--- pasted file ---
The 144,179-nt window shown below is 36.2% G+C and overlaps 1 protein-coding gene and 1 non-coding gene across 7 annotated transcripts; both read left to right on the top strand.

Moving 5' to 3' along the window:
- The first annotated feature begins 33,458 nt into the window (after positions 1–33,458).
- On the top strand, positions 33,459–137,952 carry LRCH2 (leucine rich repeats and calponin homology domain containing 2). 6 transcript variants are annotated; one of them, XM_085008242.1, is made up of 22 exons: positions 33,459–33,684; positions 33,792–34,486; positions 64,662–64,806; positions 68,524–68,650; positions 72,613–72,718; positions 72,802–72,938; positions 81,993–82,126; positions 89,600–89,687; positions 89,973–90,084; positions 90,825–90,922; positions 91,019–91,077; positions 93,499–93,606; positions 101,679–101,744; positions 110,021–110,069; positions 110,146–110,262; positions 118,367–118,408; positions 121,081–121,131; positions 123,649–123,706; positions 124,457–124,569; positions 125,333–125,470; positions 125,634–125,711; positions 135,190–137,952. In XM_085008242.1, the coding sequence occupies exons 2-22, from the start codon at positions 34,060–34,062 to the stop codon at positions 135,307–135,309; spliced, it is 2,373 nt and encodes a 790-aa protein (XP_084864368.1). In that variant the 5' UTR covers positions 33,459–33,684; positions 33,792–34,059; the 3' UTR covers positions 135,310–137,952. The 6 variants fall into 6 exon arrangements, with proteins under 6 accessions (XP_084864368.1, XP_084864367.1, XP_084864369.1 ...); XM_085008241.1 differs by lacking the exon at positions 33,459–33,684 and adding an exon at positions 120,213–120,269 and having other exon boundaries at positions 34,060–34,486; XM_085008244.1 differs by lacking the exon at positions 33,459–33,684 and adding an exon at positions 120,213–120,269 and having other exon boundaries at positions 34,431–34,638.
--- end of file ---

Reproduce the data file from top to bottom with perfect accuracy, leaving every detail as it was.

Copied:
The 144,179-nt window shown below is 36.2% G+C and overlaps 1 protein-coding gene and 1 non-coding gene across 7 annotated transcripts; both read left to right on the top strand.

Moving 5' to 3' along the window:
- The first annotated feature begins 33,458 nt into the window (after positions 1–33,458).
- On the top strand, positions 33,459–137,952 carry LRCH2 (leucine rich repeats and calponin homology domain containing 2). 6 transcript variants are annotated; one of them, XM_085008242.1, is made up of 22 exons: positions 33,459–33,684; positions 33,792–34,486; positions 64,662–64,806; positions 68,524–68,650; positions 72,613–72,718; positions 72,802–72,938; positions 81,993–82,126; positions 89,600–89,687; positions 89,973–90,084; positions 90,825–90,922; positions 91,019–91,077; positions 93,499–93,606; positions 101,679–101,744; positions 110,021–110,069; positions 110,146–110,262; positions 118,367–118,408; positions 121,081–121,131; positions 123,649–123,706; positions 124,457–124,569; positions 125,333–125,470; positions 125,634–125,711; positions 135,190–137,952. In XM_085008242.1, the coding sequence occupies exons 2-22, from the start codon at positions 34,060–34,062 to the stop codon at positions 135,307–135,309; spliced, it is 2,373 nt and encodes a 790-aa protein (XP_084864368.1). In that variant the 5' UTR covers positions 33,459–33,684; positions 33,792–34,059; the 3' UTR covers positions 135,310–137,952. The 6 variants fall into 6 exon arrangements, with proteins under 6 accessions (XP_084864368.1, XP_084864367.1, XP_084864369.1 ...); XM_085008241.1 differs by lacking the exon at positions 33,459–33,684 and adding an exon at positions 120,213–120,269 and having other exon boundaries at positions 34,060–34,486; XM_085008244.1 differs by lacking the exon at positions 33,459–33,684 and adding an exon at positions 120,213–120,269 and having other exon boundaries at positions 34,431–34,638.